Video_3_High Speed AFM and NanoInfrared Spectroscopy Investigation of Aβ1–42 Peptide Variants and Their Interaction With POPC/SM/Chol/GM1 Model Membra.MP4 (11.04 MB)

Video_3_High Speed AFM and NanoInfrared Spectroscopy Investigation of Aβ1–42 Peptide Variants and Their Interaction With POPC/SM/Chol/GM1 Model Membranes.MP4

Download (11.04 MB)
media
posted on 09.09.2020, 15:11 by Cecile Feuillie, Eleonore Lambert, Maxime Ewald, Mehdi Azouz, Sarah Henry, Sophie Marsaudon, Christophe Cullin, Sophie Lecomte, Michael Molinari

Due to an aging population, neurodegenerative diseases such as Alzheimer’s disease (AD) have become a major health issue. In the case of AD, Aβ142 peptides have been identified as one of the markers of the disease with the formation of senile plaques via their aggregation, and could play a role in memory impairment and other tragic syndromes associated with the disease. Many studies have shown that not only the morphology and structure of Aβ142 peptide assembly are playing an important role in the formation of amyloid plaques, but also the interactions between Aβ142 and the cellular membrane are crucial regarding the aggregation processes and toxicity of the amyloid peptides. Despite the increasing amount of information on AD associated amyloids and their toxicity, the molecular mechanisms involved still remain unclear and require in-depth investigation at the local scale to clearly decipher the role of the sequence of the amyloid peptides, of their secondary structures, of their oligomeric states, and of their interactions with lipid membranes. In this original study, through the use of Atomic Force Microscopy (AFM) related-techniques, high-speed AFM and nanoInfrared AFM, we tried to unravel at the nanoscale the link between aggregation state, structure and interaction with membranes in the amyloid/membrane interaction. Using three mutants of Aβ peptides, L34T, oG37C, and WT Aβ142 peptides, with differences in morphology, structure and assembly process, as well as model lipidic membranes whose composition and structure allow interactions with the peptides, our AFM study coupling high spatial and temporal resolution and nanoscale structure information clearly evidences a local correlation between the secondary structure of the peptides, their fibrillization kinetics and their interactions with model membranes. Membrane disruption is associated to small transient oligomeric entities in the early stages of aggregation that strongly interact with the membrane, and present an antiparallel β-sheet secondary structure. The strong effect on membrane integrity that exists when these oligomeric Aβ142 peptides interact with membranes of a particular composition could be a lead for therapeutic studies.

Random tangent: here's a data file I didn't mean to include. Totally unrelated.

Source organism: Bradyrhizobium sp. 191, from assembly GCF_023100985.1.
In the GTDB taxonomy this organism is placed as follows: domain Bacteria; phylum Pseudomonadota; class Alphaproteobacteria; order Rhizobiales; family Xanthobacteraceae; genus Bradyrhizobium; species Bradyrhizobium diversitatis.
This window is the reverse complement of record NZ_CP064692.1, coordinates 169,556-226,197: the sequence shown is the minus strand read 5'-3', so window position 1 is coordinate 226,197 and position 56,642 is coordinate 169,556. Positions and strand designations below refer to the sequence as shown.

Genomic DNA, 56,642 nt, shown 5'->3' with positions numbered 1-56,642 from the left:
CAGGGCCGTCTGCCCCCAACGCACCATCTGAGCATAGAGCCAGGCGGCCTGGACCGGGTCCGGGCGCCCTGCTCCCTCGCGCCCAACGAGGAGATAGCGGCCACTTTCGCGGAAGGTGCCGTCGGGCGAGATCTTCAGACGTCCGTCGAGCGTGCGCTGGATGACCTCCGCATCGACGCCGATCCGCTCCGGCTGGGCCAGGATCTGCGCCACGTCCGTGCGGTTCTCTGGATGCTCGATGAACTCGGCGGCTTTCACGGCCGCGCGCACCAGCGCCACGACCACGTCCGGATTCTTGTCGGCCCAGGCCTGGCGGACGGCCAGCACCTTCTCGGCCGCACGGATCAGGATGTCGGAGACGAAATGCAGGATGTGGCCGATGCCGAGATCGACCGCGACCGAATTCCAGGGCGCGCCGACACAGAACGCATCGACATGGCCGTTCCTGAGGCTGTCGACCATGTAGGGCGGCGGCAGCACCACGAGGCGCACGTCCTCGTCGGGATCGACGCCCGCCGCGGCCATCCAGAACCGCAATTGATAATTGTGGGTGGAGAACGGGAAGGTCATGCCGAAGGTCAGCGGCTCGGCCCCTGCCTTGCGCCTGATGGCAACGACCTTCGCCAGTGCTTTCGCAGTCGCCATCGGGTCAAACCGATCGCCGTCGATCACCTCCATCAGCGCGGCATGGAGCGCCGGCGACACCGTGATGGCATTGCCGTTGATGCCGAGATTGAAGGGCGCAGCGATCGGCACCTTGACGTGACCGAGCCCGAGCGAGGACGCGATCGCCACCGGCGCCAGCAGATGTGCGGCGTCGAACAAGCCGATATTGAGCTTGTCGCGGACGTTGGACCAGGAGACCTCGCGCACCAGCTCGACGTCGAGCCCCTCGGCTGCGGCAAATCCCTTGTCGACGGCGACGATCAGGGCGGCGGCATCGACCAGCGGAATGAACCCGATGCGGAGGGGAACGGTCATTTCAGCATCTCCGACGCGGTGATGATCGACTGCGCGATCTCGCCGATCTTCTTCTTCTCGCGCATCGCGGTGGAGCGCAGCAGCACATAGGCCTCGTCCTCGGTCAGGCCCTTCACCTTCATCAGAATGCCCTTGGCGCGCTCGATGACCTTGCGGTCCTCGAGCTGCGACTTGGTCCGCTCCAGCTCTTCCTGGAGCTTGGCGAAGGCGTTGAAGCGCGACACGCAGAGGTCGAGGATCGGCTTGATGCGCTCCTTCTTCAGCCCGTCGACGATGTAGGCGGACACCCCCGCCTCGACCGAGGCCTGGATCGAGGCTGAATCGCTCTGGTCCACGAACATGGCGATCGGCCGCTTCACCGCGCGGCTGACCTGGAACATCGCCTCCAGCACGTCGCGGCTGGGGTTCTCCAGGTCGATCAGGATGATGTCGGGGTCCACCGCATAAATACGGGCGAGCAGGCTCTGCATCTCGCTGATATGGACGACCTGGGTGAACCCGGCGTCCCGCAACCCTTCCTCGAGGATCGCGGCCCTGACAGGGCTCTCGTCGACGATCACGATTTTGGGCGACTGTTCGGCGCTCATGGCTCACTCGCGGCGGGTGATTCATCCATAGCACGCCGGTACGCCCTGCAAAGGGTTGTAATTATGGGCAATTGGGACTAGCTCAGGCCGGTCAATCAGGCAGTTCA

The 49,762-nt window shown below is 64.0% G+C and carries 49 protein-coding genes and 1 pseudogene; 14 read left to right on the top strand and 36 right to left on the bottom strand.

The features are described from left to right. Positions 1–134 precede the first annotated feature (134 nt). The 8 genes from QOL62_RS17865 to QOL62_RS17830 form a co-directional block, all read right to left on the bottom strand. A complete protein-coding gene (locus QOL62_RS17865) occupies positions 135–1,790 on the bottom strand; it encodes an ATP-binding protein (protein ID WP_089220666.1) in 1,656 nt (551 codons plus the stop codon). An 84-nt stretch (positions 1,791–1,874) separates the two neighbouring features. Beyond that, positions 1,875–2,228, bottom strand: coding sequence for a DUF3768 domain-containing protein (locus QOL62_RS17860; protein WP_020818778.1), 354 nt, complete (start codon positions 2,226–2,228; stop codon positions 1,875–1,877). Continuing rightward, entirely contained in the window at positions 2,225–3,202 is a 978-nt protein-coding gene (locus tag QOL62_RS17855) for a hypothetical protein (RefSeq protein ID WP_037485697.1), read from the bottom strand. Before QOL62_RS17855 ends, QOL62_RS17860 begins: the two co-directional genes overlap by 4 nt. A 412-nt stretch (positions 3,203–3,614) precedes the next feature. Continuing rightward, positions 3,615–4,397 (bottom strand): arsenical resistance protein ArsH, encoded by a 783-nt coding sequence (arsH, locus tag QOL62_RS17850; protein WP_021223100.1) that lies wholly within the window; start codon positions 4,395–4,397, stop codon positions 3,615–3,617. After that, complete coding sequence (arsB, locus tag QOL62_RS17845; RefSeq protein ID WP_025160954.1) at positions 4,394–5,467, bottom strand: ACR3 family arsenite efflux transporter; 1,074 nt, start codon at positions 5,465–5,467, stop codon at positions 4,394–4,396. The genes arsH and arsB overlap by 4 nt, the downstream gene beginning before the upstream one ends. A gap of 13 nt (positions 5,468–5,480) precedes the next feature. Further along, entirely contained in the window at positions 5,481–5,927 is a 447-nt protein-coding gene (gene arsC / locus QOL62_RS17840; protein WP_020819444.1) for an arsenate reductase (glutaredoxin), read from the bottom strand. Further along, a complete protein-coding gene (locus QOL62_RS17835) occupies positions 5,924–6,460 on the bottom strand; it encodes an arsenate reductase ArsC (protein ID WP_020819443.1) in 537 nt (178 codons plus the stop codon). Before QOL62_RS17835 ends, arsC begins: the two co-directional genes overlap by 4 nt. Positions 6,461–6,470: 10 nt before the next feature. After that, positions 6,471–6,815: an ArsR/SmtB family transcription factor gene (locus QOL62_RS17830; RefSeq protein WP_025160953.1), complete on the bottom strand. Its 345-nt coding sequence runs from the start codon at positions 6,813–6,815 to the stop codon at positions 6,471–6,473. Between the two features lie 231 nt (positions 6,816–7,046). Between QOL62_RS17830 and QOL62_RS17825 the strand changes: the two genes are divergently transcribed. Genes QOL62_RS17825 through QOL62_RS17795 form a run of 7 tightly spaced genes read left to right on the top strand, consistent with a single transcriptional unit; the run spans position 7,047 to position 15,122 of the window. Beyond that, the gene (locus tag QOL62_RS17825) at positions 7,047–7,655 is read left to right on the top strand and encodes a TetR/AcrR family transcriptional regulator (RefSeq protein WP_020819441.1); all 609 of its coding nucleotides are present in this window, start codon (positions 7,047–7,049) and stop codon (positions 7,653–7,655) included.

History

References

Licence

Exports